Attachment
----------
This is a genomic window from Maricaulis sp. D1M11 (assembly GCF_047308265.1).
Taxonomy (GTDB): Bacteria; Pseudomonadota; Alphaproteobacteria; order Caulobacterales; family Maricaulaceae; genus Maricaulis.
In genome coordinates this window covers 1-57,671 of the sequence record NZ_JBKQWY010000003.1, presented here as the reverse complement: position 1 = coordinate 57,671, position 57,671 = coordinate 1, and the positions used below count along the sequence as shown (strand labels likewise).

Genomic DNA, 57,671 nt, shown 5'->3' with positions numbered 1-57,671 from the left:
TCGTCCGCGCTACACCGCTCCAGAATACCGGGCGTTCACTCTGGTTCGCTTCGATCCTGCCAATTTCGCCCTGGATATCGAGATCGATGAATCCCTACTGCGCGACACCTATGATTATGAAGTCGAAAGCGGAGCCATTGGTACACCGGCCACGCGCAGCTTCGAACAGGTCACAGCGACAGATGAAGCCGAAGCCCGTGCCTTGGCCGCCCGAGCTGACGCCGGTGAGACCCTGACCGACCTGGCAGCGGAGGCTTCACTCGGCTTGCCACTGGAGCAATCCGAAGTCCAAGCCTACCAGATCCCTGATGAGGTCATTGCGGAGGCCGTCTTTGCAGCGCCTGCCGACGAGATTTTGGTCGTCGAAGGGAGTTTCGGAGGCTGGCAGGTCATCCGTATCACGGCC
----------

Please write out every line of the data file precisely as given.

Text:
This is a genomic window from Maricaulis sp. D1M11 (assembly GCF_047308265.1).
Taxonomy (GTDB): Bacteria; Pseudomonadota; Alphaproteobacteria; order Caulobacterales; family Maricaulaceae; genus Maricaulis.
In genome coordinates this window covers 1-57,671 of the sequence record NZ_JBKQWY010000003.1, presented here as the reverse complement: position 1 = coordinate 57,671, position 57,671 = coordinate 1, and the positions used below count along the sequence as shown (strand labels likewise).

Genomic DNA, 57,671 nt, shown 5'->3' with positions numbered 1-57,671 from the left:
TCGTCCGCGCTACACCGCTCCAGAATACCGGGCGTTCACTCTGGTTCGCTTCGATCCTGCCAATTTCGCCCTGGATATCGAGATCGATGAATCCCTACTGCGCGACACCTATGATTATGAAGTCGAAAGCGGAGCCATTGGTACACCGGCCACGCGCAGCTTCGAACAGGTCACAGCGACAGATGAAGCCGAAGCCCGTGCCTTGGCCGCCCGAGCTGACGCCGGTGAGACCCTGACCGACCTGGCAGCGGAGGCTTCACTCGGCTTGCCACTGGAGCAATCCGAAGTCCAAGCCTACCAGATCCCTGATGAGGTCATTGCGGAGGCCGTCTTTGCAGCGCCTGCCGACGAGATTTTGGTCGTCGAAGGGAGTTTCGGAGGCTGGCAGGTCATCCGTATCACGGCC